Thanks to Tiger Woods' presence, Brooks Koepka will never forget his Sunday 77
ROCHESTER, N.Y. -- Brooks Koepka fulfilled a childhood dream on Sunday morning at the PGA Championship when he got to meet his hero Tiger Woods on the putting green at Oak Hill just before his final round.
Then he got to play golf with him.
As you might expect, Koepka, 23, had a nervous start. He bogeyed his first two holes and made a mess of a few others while shooting a front-nine 43. But he pulled himself together at the turn, made birdie on 11 and 12 and came home in one-under 34 for a 77, seven shots behind his idol. Seventy-seven is the kind of score most pros try to quickly forget, but this round will be a happy memory that Koepka will relive for a long time.
"Obviously I didn't play the way I wanted to, but it was fun. Tiger's a good dude," Koepka said afterward while sounding slightly shell-shocked. "I had a little bit of adrenaline going. The ball wasn't flying the distances I thought it was. I don't know what to say. I hung in there on the back."
Koepka stands 6-foot-1 and is a trim 185 pounds, and he didn't look out of place strolling the fairways next to Woods, a renowned fitness buff. The pair had several chats and seemed to have a good time together. What did they discuss?
"Not really golf. We were just talking about other things. Life, things like that," Koepka said. "I think everybody admired him growing up. He's the reason I'm playing. It's fun to play with him."
Koepka said the scene at the opening hole was particularly awe-inspiring, as thousands of raucous fans packed the stands and lined the fairway to watch the pair's opening shots. "It was unbelievable, people just shouting his name," Koepka said. "It's definitely a little different than the Challenge tour."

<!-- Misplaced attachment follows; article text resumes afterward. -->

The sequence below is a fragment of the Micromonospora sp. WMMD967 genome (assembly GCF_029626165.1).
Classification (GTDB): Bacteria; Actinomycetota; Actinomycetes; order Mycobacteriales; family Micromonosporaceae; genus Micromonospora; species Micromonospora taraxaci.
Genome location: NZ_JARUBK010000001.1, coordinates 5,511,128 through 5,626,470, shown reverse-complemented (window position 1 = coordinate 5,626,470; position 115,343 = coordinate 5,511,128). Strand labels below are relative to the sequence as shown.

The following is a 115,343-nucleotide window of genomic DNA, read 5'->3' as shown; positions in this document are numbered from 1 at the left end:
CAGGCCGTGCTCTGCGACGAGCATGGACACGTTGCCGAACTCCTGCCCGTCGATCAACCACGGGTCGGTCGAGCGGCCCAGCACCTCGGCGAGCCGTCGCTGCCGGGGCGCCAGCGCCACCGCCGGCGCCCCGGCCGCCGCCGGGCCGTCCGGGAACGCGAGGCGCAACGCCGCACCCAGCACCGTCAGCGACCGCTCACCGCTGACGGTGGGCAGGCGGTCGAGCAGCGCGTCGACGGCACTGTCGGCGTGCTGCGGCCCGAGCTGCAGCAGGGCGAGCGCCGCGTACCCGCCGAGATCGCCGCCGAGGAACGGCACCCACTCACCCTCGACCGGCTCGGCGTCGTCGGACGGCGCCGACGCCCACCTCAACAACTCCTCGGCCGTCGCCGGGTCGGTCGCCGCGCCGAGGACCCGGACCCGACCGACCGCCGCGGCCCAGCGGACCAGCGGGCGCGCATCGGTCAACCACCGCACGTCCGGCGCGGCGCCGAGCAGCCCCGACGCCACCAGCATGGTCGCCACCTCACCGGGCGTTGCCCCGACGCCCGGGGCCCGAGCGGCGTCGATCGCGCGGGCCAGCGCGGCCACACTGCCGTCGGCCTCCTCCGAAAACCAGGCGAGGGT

That last line explains why today is most likely the first time you've come across the name Brooks Koepka. The Challenge tour is a European minor-league circuit, and this season Koepka has jetted from his home in Palm Beach Gardens, Fla., to compete in 10 events. Koepka isn't a big name yet, but he's unquestionably on the rise. He played collegiately at Florida State and was a two-time ACC player of the year. He broke through for his first Challenge tour title last fall, and this season he's won three more times in three countries -- Italy, Spain and Scotland -- which earned him both a promotion to the European tour and a place in this week's field after the PGA's board selected him for one of the final spots. The decision to go overseas early in his career may be unconventional, but three Ws in his last 10 starts? It's apparently working.
"I wouldn't be standing here without the Challenge tour," he said. "It's just tough going over there and finding places to eat, the language barrier, things like that. It's not for everyone, but it's worked for me. I enjoy it over there."
Koepka lives down the street from Woods, and he has seen the world No. 1 a couple of times while playing on a guest pass at Medalist, where Woods is a member. "Obviously he had no clue who I am," Koepka said with a laugh. But after Sunday's round, it was clear Koepka made an impression on Woods, who's not known for dishing out a lot of compliments for his opponents.
"Really talented, good kid," Woods said. "He's earned his way. Good old-fashioned work pays off, and he should be proud of it." Woods added that he'd look for Koepka at Medalist and perhaps they'd tee it up if Koepka joins the club. Meanwhile, Koepka said he learned a lot from Sunday's experience and is eager to get back in that environment as fast as he can.
"I want to be in that situation. I wanted to play with him," Koepka said. "I thought it would be a good experience. At the same time I wanted to take on the best player in the world. Who doesn't?"
On his final hole, Koepka yanked his approach shot into the gallery left of the green. Woods then stepped in and mis-hit his second on a similar line. The pros waded into the gallery a few feet apart from each other to play tricky flop shots. Koepka hit a beauty to four feet. Woods went next and dropped it even closer. They holed their par putts, shook hands and walked off together. Brooks Koepka looked like he belonged.